Sooneck Castle was first mentioned around 1271. Like neighbouring Burg Reichenstein (Rhein), the castle was managed by the lords of Hohenfels as bailiffs for Kornelimünster Abbey near Aachen. What is certain is that the castle was besieged in 1282 by King Rudolph I. His troops overran and destroyed the castle and the king imposed a ban on rebuilding it, which he explicitly restated in 1290. When the castle was rebuilt it was given to an Austrian family who were fervent supporters of the Habsburgs, the Reitenaours, to stop Swiss expansion. The wars with the Swiss claimed many Reitenours: George, Robert and most famously, Nicholas, who died in the battle of Sempach. In April 1346 Archbishop Henry III of Mainz gave Sooneck Castle in fief to John, Knight Marshall of Waldeck, who subsequently had a new castle built on the site. After his death it passed jointly to four of his heirs and the castle thus became a multi-family property, or Ganerbenburg.

The branches of the family jointly residing in the castle were not on good terms and quarreled over inheritances. Several times, peace had to be legally imposed. When the line of Waldeck died out in 1553 with the death of Philipp Melchior, the Breidbach zu Bürresheim family, previously co-tenants, became sole tenants of Sooneck Castle. When that family became extinct, the castle began to fall into disrepair.

In the course of the War of the Palatine Succession, Sooneck - like all the castles on the left bank of the Rhine - was destroyed in 1689 by troops of King Louis XIV of France. In 1774, the Archdiocese of Mainz leased the ruins to four residents of Trechtingshausen who planted vineyards. The site later came into the possession of the village of Niederheimbach.

In 1834, the then crown prince of Prussia, Frederick William IV, and his brothers Princes William, Charles, and Albert bought the completely derelict castle and, between 1834 and 1861, had it rebuilt as a hunting lodge. In the rebuilding, which was designed by the military architect Carl Schnitzler, the historical structures were largely retained with the addition of buildings in romantic style. The Prussian royal crest over the north gate of the castle dates to this period. Disagreements within the royal family and the effects of the revolutions in Germany in 1848 prevented the castle from ever being used as a hunting lodge.

After World War I aristocratic properties were nationalized and Sooneck Castle became a possession of the state. After World War II it passed to the state of Rhineland-Palatinate and in 1948 to the State Ministry of Castles (today Generaldirektion Kukturelles Erbe Rheinland-Pfalz Direktion Burgen, Schlösser, Altertümer Rheinland-Pfalz). It can be visited on organized tours.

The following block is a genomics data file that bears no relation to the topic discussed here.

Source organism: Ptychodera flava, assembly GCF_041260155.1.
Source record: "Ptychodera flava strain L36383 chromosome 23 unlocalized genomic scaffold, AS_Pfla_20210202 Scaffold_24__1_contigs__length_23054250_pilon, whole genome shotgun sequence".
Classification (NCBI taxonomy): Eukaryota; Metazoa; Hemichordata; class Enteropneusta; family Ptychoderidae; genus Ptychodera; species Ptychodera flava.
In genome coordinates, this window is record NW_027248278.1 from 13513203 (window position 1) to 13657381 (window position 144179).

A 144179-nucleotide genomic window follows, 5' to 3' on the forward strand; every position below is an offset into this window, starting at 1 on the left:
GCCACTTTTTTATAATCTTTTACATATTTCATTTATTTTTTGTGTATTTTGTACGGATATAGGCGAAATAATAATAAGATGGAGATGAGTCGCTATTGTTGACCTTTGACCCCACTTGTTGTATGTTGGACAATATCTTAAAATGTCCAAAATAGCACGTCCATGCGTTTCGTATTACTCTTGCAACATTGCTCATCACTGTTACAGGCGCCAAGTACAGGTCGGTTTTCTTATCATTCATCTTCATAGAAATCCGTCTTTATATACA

The residential areas of the castle are furnished predominantly with items in the neo-gothic and Biedermeier styles. The interiors are enriched by paintings owned by the Hohenzollern family and, since 1991, the Köth-Wanscheid family foundation, and drawings and sketches by Johann-Caspar Schneider among others.

Since 2002, Sooneck Castle has been part of the Rhine Gorge UNESCO World Heritage Site.

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Details

Founded: 13th century
Category: Castles and fortifications in Germany
Historical period: Habsburg Dynasty (Germany)

Rating

4.5/5 (based on Google user reviews)

User Reviews

Thomas Kusch (3 months ago)
Well-restored castle on a hill with great views on the Rhine valley. The road up to the castle is about 1 km downstream of the castle in the nearby village. The last part of the road is in very bad shape with larger potholes. The parking lot holds about 30 cars, and it is a 3-4 minute walk to the castle entrance up a gently sloping hill. Opening dates and hours vary seasonally, and can be found online. When open, the castle offers very frequent guided tours.
Lars Stanley (5 months ago)
This was a great castle to visit on the Rhein River. There is a little walk to get here, as you can't park right in front of the castle. They have a quick tour of the inside that you can do.
Norman (5 months ago)
It's kind of far from Kaiserslautern but, not too far where you can't make it back and forth in one day. The castle is nice but it's been updated quite a bit. The worker offered us a "guided" tour, but it wasn't that at all. A second person will meet you in the courtyard of the castle and take you up to the second or third floor. Once there, he gave us a double-sided hand out with some information about the castle and the contents of the floor we were allowed to see. Yeah, you're only allowed to see one small part of the floor that they take you to. Which is disappointing because we were looking forward to getting up to the top of the castle to be able to get a look at the surrounding area and the Rhine River, which is nearby. Alas, we weren't allowed to go up to the top. It costs 10 euro for 2 adults and 2 kids. Great views of the outside of the castle and you are allowed to walk around the entire outside of it. We went in early November so, I can imagine that the surrounding area would look much nicer in the spring when there's sure to be lots of flowers in the gardens of the castle. No matter what, it was worth the money and trip.
Niklas Tverin (9 months ago)
Well worth visiting for absolutely wonderful views and nicely preserved medieval castle. Easy access with car and spacious parking place. Only a short walk to castle.
Shane Vandecar (9 months ago)
Incredibly well preserved castle and grounds. Parking nearby and an easy walk up make this a must see if you're not into more rigorous hikes. Great views of the Rhine river abound! Guided tours in English and German are available for an additional fee.
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